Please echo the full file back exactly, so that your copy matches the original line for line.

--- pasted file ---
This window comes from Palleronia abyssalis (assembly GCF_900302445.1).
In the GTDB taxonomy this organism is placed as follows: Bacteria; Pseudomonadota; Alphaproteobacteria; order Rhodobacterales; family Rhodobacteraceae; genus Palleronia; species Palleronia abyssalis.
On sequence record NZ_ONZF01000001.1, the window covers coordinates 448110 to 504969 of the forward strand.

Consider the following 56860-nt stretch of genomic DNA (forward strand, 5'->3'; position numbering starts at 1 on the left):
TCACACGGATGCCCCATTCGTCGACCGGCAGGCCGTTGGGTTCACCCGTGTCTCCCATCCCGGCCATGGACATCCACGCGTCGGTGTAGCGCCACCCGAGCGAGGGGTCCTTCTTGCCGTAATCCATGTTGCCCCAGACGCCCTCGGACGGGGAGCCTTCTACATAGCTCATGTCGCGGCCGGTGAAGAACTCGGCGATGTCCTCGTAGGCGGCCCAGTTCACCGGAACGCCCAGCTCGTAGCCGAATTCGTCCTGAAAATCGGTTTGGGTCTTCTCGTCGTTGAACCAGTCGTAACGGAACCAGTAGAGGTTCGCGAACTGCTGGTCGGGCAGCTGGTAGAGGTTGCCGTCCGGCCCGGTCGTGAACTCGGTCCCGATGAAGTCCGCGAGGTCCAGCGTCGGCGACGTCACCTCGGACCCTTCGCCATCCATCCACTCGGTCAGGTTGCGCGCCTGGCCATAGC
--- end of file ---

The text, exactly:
This window comes from Palleronia abyssalis (assembly GCF_900302445.1).
In the GTDB taxonomy this organism is placed as follows: Bacteria; Pseudomonadota; Alphaproteobacteria; order Rhodobacterales; family Rhodobacteraceae; genus Palleronia; species Palleronia abyssalis.
On sequence record NZ_ONZF01000001.1, the window covers coordinates 448110 to 504969 of the forward strand.

Consider the following 56860-nt stretch of genomic DNA (forward strand, 5'->3'; position numbering starts at 1 on the left):
TCACACGGATGCCCCATTCGTCGACCGGCAGGCCGTTGGGTTCACCCGTGTCTCCCATCCCGGCCATGGACATCCACGCGTCGGTGTAGCGCCACCCGAGCGAGGGGTCCTTCTTGCCGTAATCCATGTTGCCCCAGACGCCCTCGGACGGGGAGCCTTCTACATAGCTCATGTCGCGGCCGGTGAAGAACTCGGCGATGTCCTCGTAGGCGGCCCAGTTCACCGGAACGCCCAGCTCGTAGCCGAATTCGTCCTGAAAATCGGTTTGGGTCTTCTCGTCGTTGAACCAGTCGTAACGGAACCAGTAGAGGTTCGCGAACTGCTGGTCGGGCAGCTGGTAGAGGTTGCCGTCCGGCCCGGTCGTGAACTCGGTCCCGATGAAGTCCGCGAGGTCCAGCGTCGGCGACGTCACCTCGGACCCTTCGCCATCCATCCACTCGGTCAGGTTGCGCGCCTGGCCATAGC